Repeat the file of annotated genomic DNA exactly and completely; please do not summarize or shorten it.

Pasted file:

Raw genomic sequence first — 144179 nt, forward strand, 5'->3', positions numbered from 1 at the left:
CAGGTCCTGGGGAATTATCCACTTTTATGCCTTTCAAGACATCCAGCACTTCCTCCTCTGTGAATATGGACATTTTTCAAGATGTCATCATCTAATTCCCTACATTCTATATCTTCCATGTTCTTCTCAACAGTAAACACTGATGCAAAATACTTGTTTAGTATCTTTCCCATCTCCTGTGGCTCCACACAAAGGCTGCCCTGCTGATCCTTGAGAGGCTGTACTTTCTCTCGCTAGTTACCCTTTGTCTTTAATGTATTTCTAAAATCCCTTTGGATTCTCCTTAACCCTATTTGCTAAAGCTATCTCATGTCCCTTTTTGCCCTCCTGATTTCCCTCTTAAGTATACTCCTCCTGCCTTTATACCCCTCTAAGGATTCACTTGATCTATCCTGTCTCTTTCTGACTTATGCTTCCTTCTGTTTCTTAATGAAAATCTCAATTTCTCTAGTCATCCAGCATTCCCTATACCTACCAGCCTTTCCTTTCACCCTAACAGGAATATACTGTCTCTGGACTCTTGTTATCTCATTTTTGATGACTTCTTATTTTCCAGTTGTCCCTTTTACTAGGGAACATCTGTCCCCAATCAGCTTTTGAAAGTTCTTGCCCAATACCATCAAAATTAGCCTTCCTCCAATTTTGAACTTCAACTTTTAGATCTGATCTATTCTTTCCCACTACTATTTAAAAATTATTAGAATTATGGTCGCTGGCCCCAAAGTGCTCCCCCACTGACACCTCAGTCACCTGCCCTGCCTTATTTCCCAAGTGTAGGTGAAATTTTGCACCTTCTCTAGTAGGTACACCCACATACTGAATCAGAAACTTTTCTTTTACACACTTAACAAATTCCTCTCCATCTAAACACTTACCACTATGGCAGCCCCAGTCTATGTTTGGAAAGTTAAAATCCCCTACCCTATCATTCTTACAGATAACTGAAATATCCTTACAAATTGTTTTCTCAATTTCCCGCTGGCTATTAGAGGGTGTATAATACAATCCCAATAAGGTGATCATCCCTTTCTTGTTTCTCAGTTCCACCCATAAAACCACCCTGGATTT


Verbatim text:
Raw genomic sequence first — 144179 nt, forward strand, 5'->3', positions numbered from 1 at the left:
CAGGTCCTGGGGAATTATCCACTTTTATGCCTTTCAAGACATCCAGCACTTCCTCCTCTGTGAATATGGACATTTTTCAAGATGTCATCATCTAATTCCCTACATTCTATATCTTCCATGTTCTTCTCAACAGTAAACACTGATGCAAAATACTTGTTTAGTATCTTTCCCATCTCCTGTGGCTCCACACAAAGGCTGCCCTGCTGATCCTTGAGAGGCTGTACTTTCTCTCGCTAGTTACCCTTTGTCTTTAATGTATTTCTAAAATCCCTTTGGATTCTCCTTAACCCTATTTGCTAAAGCTATCTCATGTCCCTTTTTGCCCTCCTGATTTCCCTCTTAAGTATACTCCTCCTGCCTTTATACCCCTCTAAGGATTCACTTGATCTATCCTGTCTCTTTCTGACTTATGCTTCCTTCTGTTTCTTAATGAAAATCTCAATTTCTCTAGTCATCCAGCATTCCCTATACCTACCAGCCTTTCCTTTCACCCTAACAGGAATATACTGTCTCTGGACTCTTGTTATCTCATTTTTGATGACTTCTTATTTTCCAGTTGTCCCTTTTACTAGGGAACATCTGTCCCCAATCAGCTTTTGAAAGTTCTTGCCCAATACCATCAAAATTAGCCTTCCTCCAATTTTGAACTTCAACTTTTAGATCTGATCTATTCTTTCCCACTACTATTTAAAAATTATTAGAATTATGGTCGCTGGCCCCAAAGTGCTCCCCCACTGACACCTCAGTCACCTGCCCTGCCTTATTTCCCAAGTGTAGGTGAAATTTTGCACCTTCTCTAGTAGGTACACCCACATACTGAATCAGAAACTTTTCTTTTACACACTTAACAAATTCCTCTCCATCTAAACACTTACCACTATGGCAGCCCCAGTCTATGTTTGGAAAGTTAAAATCCCCTACCCTATCATTCTTACAGATAACTGAAATATCCTTACAAATTGTTTTCTCAATTTCCCGCTGGCTATTAGAGGGTGTATAATACAATCCCAATAAGGTGATCATCCCTTTCTTGTTTCTCAGTTCCACCCATAAAACCACCCTGGATTT